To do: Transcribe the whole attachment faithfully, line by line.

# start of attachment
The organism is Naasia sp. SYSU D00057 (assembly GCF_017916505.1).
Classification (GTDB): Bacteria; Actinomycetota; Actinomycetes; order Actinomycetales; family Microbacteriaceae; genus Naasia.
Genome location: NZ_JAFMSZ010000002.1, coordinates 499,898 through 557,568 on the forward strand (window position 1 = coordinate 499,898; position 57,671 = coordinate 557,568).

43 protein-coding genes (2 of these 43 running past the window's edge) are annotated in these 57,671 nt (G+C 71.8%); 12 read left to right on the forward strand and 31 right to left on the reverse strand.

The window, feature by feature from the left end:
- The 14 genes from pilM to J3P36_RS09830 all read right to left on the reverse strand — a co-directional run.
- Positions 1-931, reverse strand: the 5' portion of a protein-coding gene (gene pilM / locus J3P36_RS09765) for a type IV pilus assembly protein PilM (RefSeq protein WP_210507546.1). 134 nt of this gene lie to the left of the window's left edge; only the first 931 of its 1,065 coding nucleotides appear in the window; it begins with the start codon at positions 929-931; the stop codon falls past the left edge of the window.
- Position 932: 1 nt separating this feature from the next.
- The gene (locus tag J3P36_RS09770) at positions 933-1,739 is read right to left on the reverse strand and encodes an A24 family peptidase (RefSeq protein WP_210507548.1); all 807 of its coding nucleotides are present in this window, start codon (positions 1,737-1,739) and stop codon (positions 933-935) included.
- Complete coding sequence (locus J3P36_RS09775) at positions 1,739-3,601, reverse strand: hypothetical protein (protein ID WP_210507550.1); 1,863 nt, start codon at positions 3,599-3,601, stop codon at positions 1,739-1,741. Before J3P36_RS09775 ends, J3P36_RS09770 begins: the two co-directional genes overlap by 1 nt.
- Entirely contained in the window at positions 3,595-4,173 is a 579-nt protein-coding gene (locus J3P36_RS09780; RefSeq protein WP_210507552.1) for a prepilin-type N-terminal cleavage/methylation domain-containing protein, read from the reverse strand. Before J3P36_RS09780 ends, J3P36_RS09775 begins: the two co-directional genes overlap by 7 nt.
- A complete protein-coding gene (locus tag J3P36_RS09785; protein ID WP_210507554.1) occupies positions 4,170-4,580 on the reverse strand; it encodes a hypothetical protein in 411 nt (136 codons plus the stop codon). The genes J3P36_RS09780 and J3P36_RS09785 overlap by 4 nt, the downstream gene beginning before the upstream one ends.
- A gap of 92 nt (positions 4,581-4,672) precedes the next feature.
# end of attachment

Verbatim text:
The organism is Naasia sp. SYSU D00057 (assembly GCF_017916505.1).
Classification (GTDB): Bacteria; Actinomycetota; Actinomycetes; order Actinomycetales; family Microbacteriaceae; genus Naasia.
Genome location: NZ_JAFMSZ010000002.1, coordinates 499,898 through 557,568 on the forward strand (window position 1 = coordinate 499,898; position 57,671 = coordinate 557,568).

43 protein-coding genes (2 of these 43 running past the window's edge) are annotated in these 57,671 nt (G+C 71.8%); 12 read left to right on the forward strand and 31 right to left on the reverse strand.

The window, feature by feature from the left end:
- The 14 genes from pilM to J3P36_RS09830 all read right to left on the reverse strand — a co-directional run.
- Positions 1-931, reverse strand: the 5' portion of a protein-coding gene (gene pilM / locus J3P36_RS09765) for a type IV pilus assembly protein PilM (RefSeq protein WP_210507546.1). 134 nt of this gene lie to the left of the window's left edge; only the first 931 of its 1,065 coding nucleotides appear in the window; it begins with the start codon at positions 929-931; the stop codon falls past the left edge of the window.
- Position 932: 1 nt separating this feature from the next.
- The gene (locus tag J3P36_RS09770) at positions 933-1,739 is read right to left on the reverse strand and encodes an A24 family peptidase (RefSeq protein WP_210507548.1); all 807 of its coding nucleotides are present in this window, start codon (positions 1,737-1,739) and stop codon (positions 933-935) included.
- Complete coding sequence (locus J3P36_RS09775) at positions 1,739-3,601, reverse strand: hypothetical protein (protein ID WP_210507550.1); 1,863 nt, start codon at positions 3,599-3,601, stop codon at positions 1,739-1,741. Before J3P36_RS09775 ends, J3P36_RS09770 begins: the two co-directional genes overlap by 1 nt.
- Entirely contained in the window at positions 3,595-4,173 is a 579-nt protein-coding gene (locus J3P36_RS09780; RefSeq protein WP_210507552.1) for a prepilin-type N-terminal cleavage/methylation domain-containing protein, read from the reverse strand. Before J3P36_RS09780 ends, J3P36_RS09775 begins: the two co-directional genes overlap by 7 nt.
- A complete protein-coding gene (locus tag J3P36_RS09785; protein ID WP_210507554.1) occupies positions 4,170-4,580 on the reverse strand; it encodes a hypothetical protein in 411 nt (136 codons plus the stop codon). The genes J3P36_RS09780 and J3P36_RS09785 overlap by 4 nt, the downstream gene beginning before the upstream one ends.
- A gap of 92 nt (positions 4,581-4,672) precedes the next feature.